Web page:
Back in 2017, UberEats promised to give away free Krispy Kreme doughnuts through their app. All you had to do was download the app and place an order. Seems like an easy way to get more app downloads right?

Unfortunately for them, the public was a bit too eager (of course!) and the app crashed, meaning people couldn’t get their doughnuts.

Enter Deliveroo.

Deliveroo clearly has a great PR team who spotted what UberEats were up to because the following day they were stationed outside train stations across London, armed with over 1000 free doughnuts to hand out in person – with no chance of technical problems standing in their way.

Deliveroo Free Donuts

Why it works

The key takeaway from this is how on the ball Deliveroo were in keeping on top of their competition. There was an opportunity to capitalise on their main competitor’s mistakes, and they grabbed it with both hands. Plus, it showed personality from the brand, which really resonates with customers and is bound to result in social media engagement.

We see a lot of this kind of friendly banter between competitors on social media – a great example is McDonalds and Burger King. It does a great job of generating social engagement, building brand awareness, and showing off the brand personality.

Keep an eye on your competitors and what they’re doing – there might be something you can piggyback on. And don’t be afraid of engaging with them on social media! A lot of companies try to ignore their competitors, but you could build some great PR by actually interacting with them.

IKEA: Game Of Thrones Costume Suppliers

Game of Thrones is without a doubt one of the biggest TV series to grace our screens. So when it was revealed that the cast’s huge fur coats we actually made from IKEA rugs, everyone’s favourite home furnishings store had a PR dream thrown at them.

They responded by decking out some of their staff in the rugs in Game of Thrones style, jumping on the bandwagon in an organic way. According to IKEA, they saw an increase of 775%(!) in online searches for the SKOLD rug after the story broke.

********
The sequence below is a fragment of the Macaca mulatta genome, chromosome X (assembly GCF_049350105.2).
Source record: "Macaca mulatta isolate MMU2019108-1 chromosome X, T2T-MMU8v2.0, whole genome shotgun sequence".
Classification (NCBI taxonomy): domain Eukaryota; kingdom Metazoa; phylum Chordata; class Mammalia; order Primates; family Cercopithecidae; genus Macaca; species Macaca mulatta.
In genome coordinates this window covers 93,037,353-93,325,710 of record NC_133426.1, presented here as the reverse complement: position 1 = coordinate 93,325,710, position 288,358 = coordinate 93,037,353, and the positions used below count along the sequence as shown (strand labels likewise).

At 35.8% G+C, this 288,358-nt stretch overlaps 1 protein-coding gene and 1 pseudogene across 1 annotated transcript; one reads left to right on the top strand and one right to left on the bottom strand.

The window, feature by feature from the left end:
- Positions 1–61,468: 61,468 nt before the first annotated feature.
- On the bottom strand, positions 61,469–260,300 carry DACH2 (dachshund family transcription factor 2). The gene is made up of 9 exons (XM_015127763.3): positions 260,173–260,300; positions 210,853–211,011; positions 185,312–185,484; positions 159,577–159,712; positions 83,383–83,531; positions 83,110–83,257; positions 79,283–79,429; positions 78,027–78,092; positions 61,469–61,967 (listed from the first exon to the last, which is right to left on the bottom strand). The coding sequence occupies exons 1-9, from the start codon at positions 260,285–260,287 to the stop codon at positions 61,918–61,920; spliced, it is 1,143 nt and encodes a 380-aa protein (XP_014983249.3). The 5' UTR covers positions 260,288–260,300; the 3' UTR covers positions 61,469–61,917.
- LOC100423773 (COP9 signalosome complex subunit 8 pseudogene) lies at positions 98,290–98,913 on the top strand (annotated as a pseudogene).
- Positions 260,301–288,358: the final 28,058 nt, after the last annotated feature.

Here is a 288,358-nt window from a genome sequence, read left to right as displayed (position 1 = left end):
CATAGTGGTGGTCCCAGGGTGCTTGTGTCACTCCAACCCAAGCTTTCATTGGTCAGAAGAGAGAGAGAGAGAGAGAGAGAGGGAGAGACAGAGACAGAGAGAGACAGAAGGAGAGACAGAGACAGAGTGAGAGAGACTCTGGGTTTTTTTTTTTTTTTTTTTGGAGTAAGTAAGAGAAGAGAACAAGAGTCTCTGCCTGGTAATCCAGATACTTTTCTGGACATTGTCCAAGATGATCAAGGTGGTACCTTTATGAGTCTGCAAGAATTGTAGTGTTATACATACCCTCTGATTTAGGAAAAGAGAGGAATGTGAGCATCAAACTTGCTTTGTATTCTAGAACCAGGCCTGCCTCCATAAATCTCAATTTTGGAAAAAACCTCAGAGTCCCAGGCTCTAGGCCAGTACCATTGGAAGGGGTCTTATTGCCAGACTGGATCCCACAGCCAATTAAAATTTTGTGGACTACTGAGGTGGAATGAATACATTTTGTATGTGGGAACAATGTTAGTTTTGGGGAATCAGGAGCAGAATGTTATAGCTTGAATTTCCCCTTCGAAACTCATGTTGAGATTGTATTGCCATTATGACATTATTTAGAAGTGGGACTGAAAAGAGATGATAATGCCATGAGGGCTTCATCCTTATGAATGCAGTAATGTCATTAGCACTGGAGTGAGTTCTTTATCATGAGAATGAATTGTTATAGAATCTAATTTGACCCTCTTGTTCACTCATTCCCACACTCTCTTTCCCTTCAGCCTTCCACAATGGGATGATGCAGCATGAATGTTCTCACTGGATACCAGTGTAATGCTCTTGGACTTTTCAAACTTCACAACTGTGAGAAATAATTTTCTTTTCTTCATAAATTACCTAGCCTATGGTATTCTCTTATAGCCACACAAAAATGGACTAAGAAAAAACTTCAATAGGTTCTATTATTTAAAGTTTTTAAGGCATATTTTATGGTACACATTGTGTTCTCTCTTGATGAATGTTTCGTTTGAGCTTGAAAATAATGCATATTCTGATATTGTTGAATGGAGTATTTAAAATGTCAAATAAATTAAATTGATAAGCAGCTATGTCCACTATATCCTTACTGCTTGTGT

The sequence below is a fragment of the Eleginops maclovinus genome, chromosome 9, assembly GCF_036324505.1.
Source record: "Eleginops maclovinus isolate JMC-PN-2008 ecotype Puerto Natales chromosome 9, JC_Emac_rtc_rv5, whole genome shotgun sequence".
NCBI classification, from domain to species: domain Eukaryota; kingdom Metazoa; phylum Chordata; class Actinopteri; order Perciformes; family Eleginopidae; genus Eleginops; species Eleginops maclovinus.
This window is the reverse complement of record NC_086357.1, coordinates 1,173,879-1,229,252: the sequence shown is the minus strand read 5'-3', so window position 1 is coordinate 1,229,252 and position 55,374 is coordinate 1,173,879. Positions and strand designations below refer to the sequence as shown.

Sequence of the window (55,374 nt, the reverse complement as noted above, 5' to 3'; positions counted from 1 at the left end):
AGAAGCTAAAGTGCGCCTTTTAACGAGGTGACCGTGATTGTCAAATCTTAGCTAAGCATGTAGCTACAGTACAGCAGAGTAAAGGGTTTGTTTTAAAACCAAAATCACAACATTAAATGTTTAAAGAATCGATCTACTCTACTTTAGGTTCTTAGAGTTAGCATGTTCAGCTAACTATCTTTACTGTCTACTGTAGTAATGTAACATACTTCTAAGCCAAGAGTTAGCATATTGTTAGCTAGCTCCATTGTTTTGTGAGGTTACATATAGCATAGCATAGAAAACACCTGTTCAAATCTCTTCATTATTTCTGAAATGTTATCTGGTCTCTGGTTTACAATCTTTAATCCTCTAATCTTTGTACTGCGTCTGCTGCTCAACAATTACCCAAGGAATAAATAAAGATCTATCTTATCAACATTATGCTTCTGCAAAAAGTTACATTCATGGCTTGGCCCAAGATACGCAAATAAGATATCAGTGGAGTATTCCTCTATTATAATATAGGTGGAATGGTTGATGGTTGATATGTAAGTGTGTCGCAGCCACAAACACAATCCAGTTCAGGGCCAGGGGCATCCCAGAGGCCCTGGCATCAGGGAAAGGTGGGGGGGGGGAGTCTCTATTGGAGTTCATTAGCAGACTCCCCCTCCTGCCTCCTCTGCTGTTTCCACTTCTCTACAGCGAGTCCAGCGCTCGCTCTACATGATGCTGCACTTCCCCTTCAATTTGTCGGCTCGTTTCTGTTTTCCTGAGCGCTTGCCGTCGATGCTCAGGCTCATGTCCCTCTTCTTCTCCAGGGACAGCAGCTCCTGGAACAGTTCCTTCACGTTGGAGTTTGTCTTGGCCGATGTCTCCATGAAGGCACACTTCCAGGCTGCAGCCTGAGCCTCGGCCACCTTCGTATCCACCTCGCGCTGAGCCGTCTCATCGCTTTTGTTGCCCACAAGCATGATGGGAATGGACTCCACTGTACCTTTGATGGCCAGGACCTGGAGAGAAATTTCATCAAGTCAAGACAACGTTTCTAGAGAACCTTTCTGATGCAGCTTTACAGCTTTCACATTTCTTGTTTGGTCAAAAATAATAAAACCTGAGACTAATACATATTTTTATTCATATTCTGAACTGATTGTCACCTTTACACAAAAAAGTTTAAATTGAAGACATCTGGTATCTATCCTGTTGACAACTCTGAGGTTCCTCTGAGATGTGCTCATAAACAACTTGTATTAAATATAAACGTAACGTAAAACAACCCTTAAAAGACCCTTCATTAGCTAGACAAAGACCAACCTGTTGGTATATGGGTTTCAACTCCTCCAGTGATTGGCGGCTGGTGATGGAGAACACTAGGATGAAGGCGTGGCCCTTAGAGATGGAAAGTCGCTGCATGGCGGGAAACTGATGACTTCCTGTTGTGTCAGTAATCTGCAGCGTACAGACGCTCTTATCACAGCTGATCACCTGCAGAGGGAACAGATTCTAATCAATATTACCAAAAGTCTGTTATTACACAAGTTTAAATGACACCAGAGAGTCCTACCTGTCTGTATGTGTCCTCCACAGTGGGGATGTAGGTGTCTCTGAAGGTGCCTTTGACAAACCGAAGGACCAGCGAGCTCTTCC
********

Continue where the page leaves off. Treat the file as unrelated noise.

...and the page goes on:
IKEA Game Of Thrones Costumes

Why it works

Okay, this one was kind of handed to them on a plate. A mention of your brand in the news when you haven’t even looked for it is a bit of a dream, but you do have to react quickly; and that’s exactly what IKEA did. By the end of the same day that the story appeared, IKEAs images had been sent off to the media and were up on social media. News stories tend to die down quickly, and if you’re not quick off the mark, your reaction won’t matter – it’s already old news.

Like the naughty Poundland elf, this story also generated a nice amount of UGC – with IKEA customers across the country posting pictures of themselves wrapped up in fur rugs in-store.

It’s important to keep watch for mentions of your brand name in the news or on social media. If you’re not monitoring your mentions, you could miss out on a golden opportunity like this. You can use a tool as simple as Google Alerts to keep up to date on who’s talking about your brand, and then plan to capitalise on that.

Nike: Colin Kaepernick

You’re probably fully aware of the story, seeing as it was very recently national news. Just a bit of background for if you’re not: Colin Kaepernick is the athlete who was the first to kneel down during the national anthem before an NFL game. He did so to raise awareness and to protest against police brutality towards African-Americans, and it sparked a large movement that saw dozens of other athletes following his lead. President Trump condemned the protest, and Kaepernick no longer plays in the NFL.

When Nike released its 30th anniversary campaign, they made Kaepernick the face of the campaign. Cue an absolute Twitter storm.

Colin Kaepernick campaign

Some Trump supporters even burnt their Nike products, and have sworn never to buy the brand again. On the other hand though, there are plenty of people who applauded Nike. Nike and various Nike-related hashtags trended on Twitter for days and the story was covered internationally. In fact, it was recently reported that Nike’s sales are up by a huge 31%.

Why it works  

Nike isn’t just making adverts to show off their products; they’re starting conversations.

The social media buzz that this campaign caused was astronomical, and for every ex-customer who’s burnt their shoes, there’s a customer that now wants to wear Nike, because they’re supporting a cause that their customers believe in.

As a population, we’re savvier about advertising than ever before. We’re less likely to be influenced by the traditional showcasing of products, but what people really do get behind is a brand that supports the causes they care about.

Nike are positioning themselves not just as a sports brand, but as a brand that creates social and cultural movement.

Gino Fisanotti, Nike’s Vice President of Brand for North America said: “We believe Colin is one of the most inspirational athletes of this generation, who has leveraged the power of sport to help move the world forward”.

We’d guess that the huge amounts of coverage, social media buzz, and custom they’re receiving from people that support the campaign are a lot more valuable than the loss of a few customers who don’t want to buy trainers any more.


Want some help developing your next big PR campaign? Get in touch, we’d love to help.